Know your symptoms: Stroke
When a stroke occurs, it means the brain isn’t getting the amount of blood it needs to function properly. Immediate treatment can lower the chances of developing brain damage, a disability or even dying.
That’s why it’s important to know the warning signs of a stroke.
Experts at House Call Doctor say the best way to check if you or someone else is having a stroke is the FAST test.
Face: Smile and see if the face droops on one side.
Arms: Is it possible to lift both arms without one dropping?
Speech: Is it possible to speak a short phrase without strange speech or slurring?
Time: If you or someone else has all these symptoms, call 000 immediately and write down when the symptoms started.
Timing right down to the last second matters when treating a stroke. Driving someone to the hospital or trying to drive yourself is a waste of precious time.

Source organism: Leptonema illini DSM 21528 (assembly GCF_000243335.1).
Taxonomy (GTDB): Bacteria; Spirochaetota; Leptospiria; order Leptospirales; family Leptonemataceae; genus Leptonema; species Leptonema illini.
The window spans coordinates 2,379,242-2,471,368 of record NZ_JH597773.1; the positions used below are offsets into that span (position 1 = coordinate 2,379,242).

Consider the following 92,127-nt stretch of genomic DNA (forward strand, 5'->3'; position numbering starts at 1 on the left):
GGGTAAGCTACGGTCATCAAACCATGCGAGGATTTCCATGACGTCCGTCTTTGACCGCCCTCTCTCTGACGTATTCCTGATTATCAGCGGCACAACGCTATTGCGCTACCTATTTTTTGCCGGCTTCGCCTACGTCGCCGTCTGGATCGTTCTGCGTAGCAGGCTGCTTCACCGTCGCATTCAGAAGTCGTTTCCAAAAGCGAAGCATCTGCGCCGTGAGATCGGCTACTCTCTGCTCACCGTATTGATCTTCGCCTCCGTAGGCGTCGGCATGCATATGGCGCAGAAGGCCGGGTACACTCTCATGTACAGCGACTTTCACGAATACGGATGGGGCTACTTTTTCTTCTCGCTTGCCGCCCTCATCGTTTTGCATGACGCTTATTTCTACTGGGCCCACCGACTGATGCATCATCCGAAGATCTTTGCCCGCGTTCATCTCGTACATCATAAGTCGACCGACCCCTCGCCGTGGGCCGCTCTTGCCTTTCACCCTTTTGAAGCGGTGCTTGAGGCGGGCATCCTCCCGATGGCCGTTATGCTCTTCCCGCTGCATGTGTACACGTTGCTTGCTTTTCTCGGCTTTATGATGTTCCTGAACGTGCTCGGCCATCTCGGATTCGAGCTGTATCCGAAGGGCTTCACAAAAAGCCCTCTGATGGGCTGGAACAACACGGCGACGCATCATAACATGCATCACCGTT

Experts say calling an ambulance is vital, allowing paramedics to assess the symptoms, and give the patient the correct treatment within a faster time frame.
While most strokes happen slowly, you can also suffer more sudden symptoms such as:
- Difficulty speaking
- Vision problems in one or both eyes
- A numb or weak feeling in your leg, face or arm, more specifically on one side.
- Trouble walking or keeping your balance
- A severe headache which has come on for no reason
- Trouble understanding others
- Overall fatigue
- Shortness of breath
A stroke is always considered a medical emergency, as it means there isn’t enough blood flowing to the brain. Once blood flow stops, the brain begins to die, affecting the entire body.
There are three types of strokes:
- Ischemic stroke: A blockage in the artery
- Haemorrhagic stroke: A blood vessel has ruptured
- Mini stroke or transient ischemic attack: A temporary blockage in the artery. Although they don’t cause permanent damage, mini strokes can increase the chance of a stroke
Remember if symptoms of a stroke occur to think F.A.S.T and act FAST. The more time that elapses before a stroke is treated, the higher the risk of permanent brain damage.